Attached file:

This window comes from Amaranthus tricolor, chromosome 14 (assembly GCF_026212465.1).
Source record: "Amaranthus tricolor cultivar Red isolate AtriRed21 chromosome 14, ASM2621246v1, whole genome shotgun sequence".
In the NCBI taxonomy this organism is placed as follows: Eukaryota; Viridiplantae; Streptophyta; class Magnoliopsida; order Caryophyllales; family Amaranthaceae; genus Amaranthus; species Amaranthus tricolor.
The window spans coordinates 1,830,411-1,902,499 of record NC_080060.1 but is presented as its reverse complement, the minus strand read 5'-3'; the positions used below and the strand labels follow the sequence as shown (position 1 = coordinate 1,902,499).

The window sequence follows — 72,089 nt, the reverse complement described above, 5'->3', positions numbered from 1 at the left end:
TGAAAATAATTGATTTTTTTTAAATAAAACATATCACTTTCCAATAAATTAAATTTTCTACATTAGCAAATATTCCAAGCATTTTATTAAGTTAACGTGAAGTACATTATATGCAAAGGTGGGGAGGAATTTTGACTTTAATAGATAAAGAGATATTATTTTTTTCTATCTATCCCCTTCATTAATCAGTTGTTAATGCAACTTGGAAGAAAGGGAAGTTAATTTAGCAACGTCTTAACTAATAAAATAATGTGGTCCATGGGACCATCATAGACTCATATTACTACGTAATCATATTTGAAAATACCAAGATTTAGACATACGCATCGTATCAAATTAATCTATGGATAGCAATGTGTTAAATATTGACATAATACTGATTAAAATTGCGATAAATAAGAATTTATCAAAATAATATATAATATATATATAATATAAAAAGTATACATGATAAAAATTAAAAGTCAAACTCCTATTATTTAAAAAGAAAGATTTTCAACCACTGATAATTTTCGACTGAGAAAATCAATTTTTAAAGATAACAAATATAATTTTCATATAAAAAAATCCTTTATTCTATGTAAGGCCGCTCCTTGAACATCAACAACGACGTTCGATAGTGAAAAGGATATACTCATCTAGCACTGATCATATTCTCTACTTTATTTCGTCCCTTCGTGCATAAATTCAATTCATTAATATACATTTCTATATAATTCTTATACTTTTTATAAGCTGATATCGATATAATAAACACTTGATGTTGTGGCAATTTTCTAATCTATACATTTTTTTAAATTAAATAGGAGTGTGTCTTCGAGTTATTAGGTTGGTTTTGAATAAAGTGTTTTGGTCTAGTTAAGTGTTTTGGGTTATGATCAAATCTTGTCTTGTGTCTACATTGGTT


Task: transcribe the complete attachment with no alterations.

This window comes from Amaranthus tricolor, chromosome 14 (assembly GCF_026212465.1).
Source record: "Amaranthus tricolor cultivar Red isolate AtriRed21 chromosome 14, ASM2621246v1, whole genome shotgun sequence".
In the NCBI taxonomy this organism is placed as follows: Eukaryota; Viridiplantae; Streptophyta; class Magnoliopsida; order Caryophyllales; family Amaranthaceae; genus Amaranthus; species Amaranthus tricolor.
The window spans coordinates 1,830,411-1,902,499 of record NC_080060.1 but is presented as its reverse complement, the minus strand read 5'-3'; the positions used below and the strand labels follow the sequence as shown (position 1 = coordinate 1,902,499).

The window sequence follows — 72,089 nt, the reverse complement described above, 5'->3', positions numbered from 1 at the left end:
TGAAAATAATTGATTTTTTTTAAATAAAACATATCACTTTCCAATAAATTAAATTTTCTACATTAGCAAATATTCCAAGCATTTTATTAAGTTAACGTGAAGTACATTATATGCAAAGGTGGGGAGGAATTTTGACTTTAATAGATAAAGAGATATTATTTTTTTCTATCTATCCCCTTCATTAATCAGTTGTTAATGCAACTTGGAAGAAAGGGAAGTTAATTTAGCAACGTCTTAACTAATAAAATAATGTGGTCCATGGGACCATCATAGACTCATATTACTACGTAATCATATTTGAAAATACCAAGATTTAGACATACGCATCGTATCAAATTAATCTATGGATAGCAATGTGTTAAATATTGACATAATACTGATTAAAATTGCGATAAATAAGAATTTATCAAAATAATATATAATATATATATAATATAAAAAGTATACATGATAAAAATTAAAAGTCAAACTCCTATTATTTAAAAAGAAAGATTTTCAACCACTGATAATTTTCGACTGAGAAAATCAATTTTTAAAGATAACAAATATAATTTTCATATAAAAAAATCCTTTATTCTATGTAAGGCCGCTCCTTGAACATCAACAACGACGTTCGATAGTGAAAAGGATATACTCATCTAGCACTGATCATATTCTCTACTTTATTTCGTCCCTTCGTGCATAAATTCAATTCATTAATATACATTTCTATATAATTCTTATACTTTTTATAAGCTGATATCGATATAATAAACACTTGATGTTGTGGCAATTTTCTAATCTATACATTTTTTTAAATTAAATAGGAGTGTGTCTTCGAGTTATTAGGTTGGTTTTGAATAAAGTGTTTTGGTCTAGTTAAGTGTTTTGGGTTATGATCAAATCTTGTCTTGTGTCTACATTGGTT